MIAMI — Two separate match races to Miami were under way Tuesday night in the final hours of Leg 6 in the Volvo Ocean Race.
With less than 200 miles to the finish line outside Government Cut, PUMA Ocean Racing powered by Berg still was at the head of the fleet, with runner-up CAMPER with Emirates Team New Zealand about 11 nautical miles back. The two leaders were preparing to hang a left at the lighthouse on the northern tip of Eleuthera in the Bahamas, then cross the northerly rushing Gulf Stream to Miami. Breezes had been light most of the day as the two boats sailed parallel to Eleuthera, but were expected to pick up once they hit the Gulf Stream.
The second match race was going on about 60 nautical miles back between Groupama and Team Telefonica, which had taken split routes around Cat Island. Groupama had maintained its third-place position most of the day, but Telefonica headed east around the island and caught up to pull within one nautical mile of its rival Tuesday night.
According to projections from Volvo Ocean Race control, the leaders were expected to arrive early Wednesday afternoon, followed a couple of hours later by the second-tier boats. The fifth boat in the fleet, Abu Dhabi Ocean Racing, was more than 120 nautical miles behind the front-runners and wasn’t expected to arrive here until Thursday.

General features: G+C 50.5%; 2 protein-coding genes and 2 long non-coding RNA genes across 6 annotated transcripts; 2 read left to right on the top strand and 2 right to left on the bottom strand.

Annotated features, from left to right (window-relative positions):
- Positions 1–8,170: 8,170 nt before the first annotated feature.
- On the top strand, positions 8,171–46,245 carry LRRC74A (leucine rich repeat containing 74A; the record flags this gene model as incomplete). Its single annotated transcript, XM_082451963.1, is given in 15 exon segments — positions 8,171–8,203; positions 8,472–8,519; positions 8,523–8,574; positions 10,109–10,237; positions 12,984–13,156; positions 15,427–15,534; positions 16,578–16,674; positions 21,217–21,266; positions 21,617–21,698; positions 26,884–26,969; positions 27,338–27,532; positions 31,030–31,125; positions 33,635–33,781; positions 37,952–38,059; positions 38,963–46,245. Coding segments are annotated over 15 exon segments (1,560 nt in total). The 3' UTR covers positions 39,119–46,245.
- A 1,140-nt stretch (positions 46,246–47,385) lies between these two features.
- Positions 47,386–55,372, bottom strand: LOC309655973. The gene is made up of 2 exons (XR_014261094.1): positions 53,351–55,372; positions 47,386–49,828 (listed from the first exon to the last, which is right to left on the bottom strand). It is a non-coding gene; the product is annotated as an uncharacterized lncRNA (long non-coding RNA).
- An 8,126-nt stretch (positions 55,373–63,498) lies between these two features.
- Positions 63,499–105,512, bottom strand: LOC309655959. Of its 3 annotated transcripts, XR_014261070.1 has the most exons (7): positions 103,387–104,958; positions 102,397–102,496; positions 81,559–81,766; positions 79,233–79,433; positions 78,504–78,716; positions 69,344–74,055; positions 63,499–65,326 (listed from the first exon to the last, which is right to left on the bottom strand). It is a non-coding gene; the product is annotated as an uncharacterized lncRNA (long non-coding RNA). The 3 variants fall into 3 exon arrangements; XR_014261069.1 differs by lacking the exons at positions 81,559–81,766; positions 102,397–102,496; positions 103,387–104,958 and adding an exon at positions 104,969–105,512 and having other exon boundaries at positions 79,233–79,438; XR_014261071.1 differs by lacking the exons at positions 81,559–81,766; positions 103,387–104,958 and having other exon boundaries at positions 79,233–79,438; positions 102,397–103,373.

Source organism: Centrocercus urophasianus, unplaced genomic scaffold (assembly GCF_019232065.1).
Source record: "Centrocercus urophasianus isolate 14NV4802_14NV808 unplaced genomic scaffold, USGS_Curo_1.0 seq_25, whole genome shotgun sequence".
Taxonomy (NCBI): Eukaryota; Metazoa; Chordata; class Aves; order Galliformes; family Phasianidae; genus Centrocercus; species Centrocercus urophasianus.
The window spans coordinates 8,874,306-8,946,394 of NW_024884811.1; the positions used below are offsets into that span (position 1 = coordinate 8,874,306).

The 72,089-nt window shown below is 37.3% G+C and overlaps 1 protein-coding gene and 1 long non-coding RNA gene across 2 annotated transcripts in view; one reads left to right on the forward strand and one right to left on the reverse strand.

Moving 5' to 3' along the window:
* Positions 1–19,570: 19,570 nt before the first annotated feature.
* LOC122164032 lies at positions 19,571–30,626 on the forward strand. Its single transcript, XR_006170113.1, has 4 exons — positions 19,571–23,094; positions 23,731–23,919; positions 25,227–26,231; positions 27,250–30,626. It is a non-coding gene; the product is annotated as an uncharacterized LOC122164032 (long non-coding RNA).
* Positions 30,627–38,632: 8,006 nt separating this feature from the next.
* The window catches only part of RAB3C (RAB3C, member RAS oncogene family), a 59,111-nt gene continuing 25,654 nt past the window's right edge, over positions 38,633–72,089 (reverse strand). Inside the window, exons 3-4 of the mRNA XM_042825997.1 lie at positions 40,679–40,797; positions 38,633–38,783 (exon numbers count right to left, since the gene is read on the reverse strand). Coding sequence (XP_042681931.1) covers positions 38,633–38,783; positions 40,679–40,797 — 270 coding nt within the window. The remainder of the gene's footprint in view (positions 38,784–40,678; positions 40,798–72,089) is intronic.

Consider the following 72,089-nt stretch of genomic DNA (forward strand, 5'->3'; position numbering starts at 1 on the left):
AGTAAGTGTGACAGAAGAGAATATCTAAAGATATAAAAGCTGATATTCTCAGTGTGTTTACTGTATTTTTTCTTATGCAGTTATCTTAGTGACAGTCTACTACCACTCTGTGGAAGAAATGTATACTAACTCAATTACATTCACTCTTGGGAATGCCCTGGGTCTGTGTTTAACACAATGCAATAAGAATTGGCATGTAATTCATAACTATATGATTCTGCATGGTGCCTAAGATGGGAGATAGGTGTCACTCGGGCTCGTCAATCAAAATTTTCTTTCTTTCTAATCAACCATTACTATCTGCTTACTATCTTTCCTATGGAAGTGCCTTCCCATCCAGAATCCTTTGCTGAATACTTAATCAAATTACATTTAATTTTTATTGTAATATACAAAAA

PUMA skipper Ken Read anticipated a close, final drag race to Miami, and said he hoped to keep CAMPER in sight, applying the basketball adage of “keeping ourselves between our opponent and the hoop.”
“Sure it sounds easy, but when you can’t see your opponent anymore, it is like playing basketball in the pitch black and trying to stay with your man,” Read blogged Tuesday. “Keep playing the odds, and if they are going to pass us, make them sail around us.”
A PUMA victory in Miami would give the American team its second consecutive leg win. PUMA was the only boat that didn’t break during the long, torturous Leg 5 from Auckland, New Zealand, to Itajai, Brazil.
Meanwhile, the crews of Telefonica — the overall race leader — and second-place Groupama vowed to keep up the fight all the way to the finish line, vying for valuable points with three legs to go in the around-the-world race.
“It is probably the first time that so many boats can still win the overall trophy at this stage in the race,” Groupama watch captain Thomas Coville said.
A flotilla of spectator boats is expected to gather for the arrival of the Volvo fleet Wednesday. The winners will be escorted to the main stage at the race village in Bicentennial Park for a champagne ceremony.
© 2012 The Miami Herald